The wide-format union of Mimaki print engine technology and Ricoh piezo-electric print heads may prove to be a high-quality marriage, as the Ricoh L4160 latex printer becomes commercially available this month. R.S. Knapp, Lyndhurst, NJ, is a supplier to the architectural, design, and engineering (AEC) markets. Its Napco Copy Graphics Center division produces marketing graphics, too, which is why it is one of three customer sites beta-testing the L4160 since last October, after the device was demonstrated at the PRINT 13 tradeshow in Chicago.
In those three months, “we have printed outdoor display banners, wallpaper, POP [point of purchase], and anything having to do with vinyl or presentations,” Scott Burnes, printer of color graphics at Napco, said of the jointly developed device, which refines Ricoh’s offering in the specialized, latex print arena. Its Pro L4000 Series was prototyped at drupa 2012. Since then, the viscosity of the water-based ink set has been reformulated to prevent clogging, reported Ricoh product manager Bryan Batelli.
Napco’s Burnes added, “My main motivation for considering an aqueous wide-format printer is that it allows me to laminate sooner because prints come out dry. Using other types of printers require waiting and often results in smeared ink. Ricoh gave me the opportunity to test their platform, which was a huge benefit,” continued Burnes, who said this is his firm’s first experience with a Mimaki front end.
Substrate versatility is another selling point. “I can use the Ricoh 4160 for more varied media because it handles heat differences better than comparable printers,” Burnes noted. “Since heating is broken into zones, the Ricoh solution doesn’t deform media -- such as wrinkling and head stripes -- in the ways that I’ve seen other printers do.” So far, Napco has successfully run the following six types of substrates: calendared wall vinyl, regular calendared vinyl, clear vinyl, ultra-flex banner media, color coat presentation bond, and PVC (for wall coverings).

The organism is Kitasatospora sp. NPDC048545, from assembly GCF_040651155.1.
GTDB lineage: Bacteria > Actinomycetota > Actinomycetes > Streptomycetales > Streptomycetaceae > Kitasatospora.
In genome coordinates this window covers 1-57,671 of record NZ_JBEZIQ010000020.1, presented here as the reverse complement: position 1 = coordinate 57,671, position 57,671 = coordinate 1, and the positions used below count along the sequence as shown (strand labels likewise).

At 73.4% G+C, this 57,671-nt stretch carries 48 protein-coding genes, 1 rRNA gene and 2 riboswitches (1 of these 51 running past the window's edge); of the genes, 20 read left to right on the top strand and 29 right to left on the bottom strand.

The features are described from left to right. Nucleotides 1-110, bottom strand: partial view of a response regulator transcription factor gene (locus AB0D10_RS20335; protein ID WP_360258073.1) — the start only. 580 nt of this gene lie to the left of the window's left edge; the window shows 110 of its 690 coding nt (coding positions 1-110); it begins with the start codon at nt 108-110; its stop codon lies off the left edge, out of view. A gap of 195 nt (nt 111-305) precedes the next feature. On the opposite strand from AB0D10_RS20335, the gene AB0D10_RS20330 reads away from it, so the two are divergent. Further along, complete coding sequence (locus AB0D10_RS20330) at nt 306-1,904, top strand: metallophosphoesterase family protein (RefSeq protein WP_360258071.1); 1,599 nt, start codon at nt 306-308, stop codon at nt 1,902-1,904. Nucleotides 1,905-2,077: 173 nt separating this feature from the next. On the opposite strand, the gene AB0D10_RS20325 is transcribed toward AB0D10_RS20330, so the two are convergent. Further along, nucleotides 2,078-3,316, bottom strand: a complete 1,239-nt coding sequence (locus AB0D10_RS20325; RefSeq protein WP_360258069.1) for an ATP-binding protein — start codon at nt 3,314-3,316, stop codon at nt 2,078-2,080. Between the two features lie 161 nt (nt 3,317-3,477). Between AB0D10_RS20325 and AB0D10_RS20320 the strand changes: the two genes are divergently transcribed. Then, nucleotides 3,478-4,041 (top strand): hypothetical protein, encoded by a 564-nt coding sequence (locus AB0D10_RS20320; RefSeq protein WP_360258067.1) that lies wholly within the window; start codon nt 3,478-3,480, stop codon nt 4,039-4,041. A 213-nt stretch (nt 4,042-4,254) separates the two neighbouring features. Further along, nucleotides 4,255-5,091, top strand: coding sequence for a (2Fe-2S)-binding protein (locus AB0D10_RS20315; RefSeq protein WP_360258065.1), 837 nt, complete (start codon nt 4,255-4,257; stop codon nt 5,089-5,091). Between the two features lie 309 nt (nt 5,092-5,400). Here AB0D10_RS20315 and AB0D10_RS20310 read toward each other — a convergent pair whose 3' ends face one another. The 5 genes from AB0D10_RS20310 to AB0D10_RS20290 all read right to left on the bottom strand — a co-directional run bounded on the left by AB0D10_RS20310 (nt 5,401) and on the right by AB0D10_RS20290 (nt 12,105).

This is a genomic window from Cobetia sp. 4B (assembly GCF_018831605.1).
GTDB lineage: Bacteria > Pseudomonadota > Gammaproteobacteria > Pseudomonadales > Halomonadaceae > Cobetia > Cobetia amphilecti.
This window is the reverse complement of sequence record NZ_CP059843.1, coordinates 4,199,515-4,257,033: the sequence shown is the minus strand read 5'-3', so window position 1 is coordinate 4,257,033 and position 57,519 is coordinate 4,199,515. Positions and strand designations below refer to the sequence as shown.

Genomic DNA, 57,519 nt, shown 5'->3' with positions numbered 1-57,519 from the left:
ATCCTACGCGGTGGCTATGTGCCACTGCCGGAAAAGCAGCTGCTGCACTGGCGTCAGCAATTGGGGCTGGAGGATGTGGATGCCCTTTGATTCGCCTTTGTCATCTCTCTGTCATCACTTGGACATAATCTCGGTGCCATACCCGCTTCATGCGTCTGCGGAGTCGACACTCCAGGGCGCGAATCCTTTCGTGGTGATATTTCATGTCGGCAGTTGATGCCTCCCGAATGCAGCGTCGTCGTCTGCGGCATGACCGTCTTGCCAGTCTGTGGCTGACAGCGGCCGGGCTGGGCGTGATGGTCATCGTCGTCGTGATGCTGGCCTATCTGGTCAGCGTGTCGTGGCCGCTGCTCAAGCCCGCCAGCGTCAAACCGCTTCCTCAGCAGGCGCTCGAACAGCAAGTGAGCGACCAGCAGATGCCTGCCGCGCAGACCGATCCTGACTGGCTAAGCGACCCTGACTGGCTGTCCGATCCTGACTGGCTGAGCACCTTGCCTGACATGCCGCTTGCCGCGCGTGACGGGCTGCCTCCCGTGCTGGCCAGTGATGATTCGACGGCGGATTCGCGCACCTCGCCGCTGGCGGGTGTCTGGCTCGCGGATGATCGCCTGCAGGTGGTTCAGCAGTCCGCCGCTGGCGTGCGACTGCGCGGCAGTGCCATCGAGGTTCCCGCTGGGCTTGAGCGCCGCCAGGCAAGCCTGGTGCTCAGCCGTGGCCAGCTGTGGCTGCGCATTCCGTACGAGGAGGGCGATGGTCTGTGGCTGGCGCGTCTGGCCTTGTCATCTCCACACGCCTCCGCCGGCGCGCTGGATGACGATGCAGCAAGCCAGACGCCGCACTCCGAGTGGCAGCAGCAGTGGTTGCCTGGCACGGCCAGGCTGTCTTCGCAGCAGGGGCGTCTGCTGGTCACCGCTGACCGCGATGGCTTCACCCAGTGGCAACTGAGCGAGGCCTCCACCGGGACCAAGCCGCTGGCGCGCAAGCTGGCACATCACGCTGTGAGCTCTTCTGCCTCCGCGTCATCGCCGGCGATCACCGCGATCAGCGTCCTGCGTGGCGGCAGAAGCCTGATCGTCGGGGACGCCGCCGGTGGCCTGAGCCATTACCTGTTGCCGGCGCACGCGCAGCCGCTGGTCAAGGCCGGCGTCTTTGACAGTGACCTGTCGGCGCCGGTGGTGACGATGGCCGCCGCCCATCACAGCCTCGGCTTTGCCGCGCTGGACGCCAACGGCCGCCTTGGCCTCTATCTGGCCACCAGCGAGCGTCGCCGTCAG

Burnes reported that he also has tested Ricoh’s white-ink option, “which worked out well,” he said, on clear, pressure-sensitive vinyl. “The specific application was a window frosting,” he elaborated. “I adjusted the white levels to a percentage where it wasn’t completely opaque or transparent, and then placed graphics on top of that. Being able to adjust the transparency of the white ink is a substantial benefit of the Ricoh 4160.”
Product manager Batelli sees white ink on clear substrates as a big differentiator over competitor HP. Ricoh is selling the new latex printer direct from its distribution channel as well as through the dealer network, he said. “We are targeting production houses and print-for-pay providers who want to do outdoor signage that can withstand the elements, such as up to two years of UV sun rays,” Batelli explained. He envisions other applications, such as vehicle wraps, to come in the not-too-distant future, along with additional software enhancements, including compatibility with the standard ONYX RIP. “Those drivers are being developed now,” he told WFI in late 2013.
In the meantime, Ricoh is confident that the device’s ease of use and latex printing’s minimal environmental impact will lure prospects to at least consider its improved technology. “It runs on 110 volts, and you don’t need ventilation like you do with solvent printers,” Batelli pointed out. “The disposal of waste ink is similar to latex paint: Just throw some sand in it, and then you can dump it.”
High volumes at high quality
When Robbie McDaniel went shopping for a wide-format latex printer, he was looking for a robust model with adequate output speeds. McDaniel is president of Promo Screen Print (PSP) in Decatur, GA, a 12-yeaar-old large-format shop. Because of its screen printing roots, PSP is accustomed to point-of-purchase graphic run lengths in the hundreds and thousands. Since migrating to digital print technology some eight years ago, these quantities have not changed.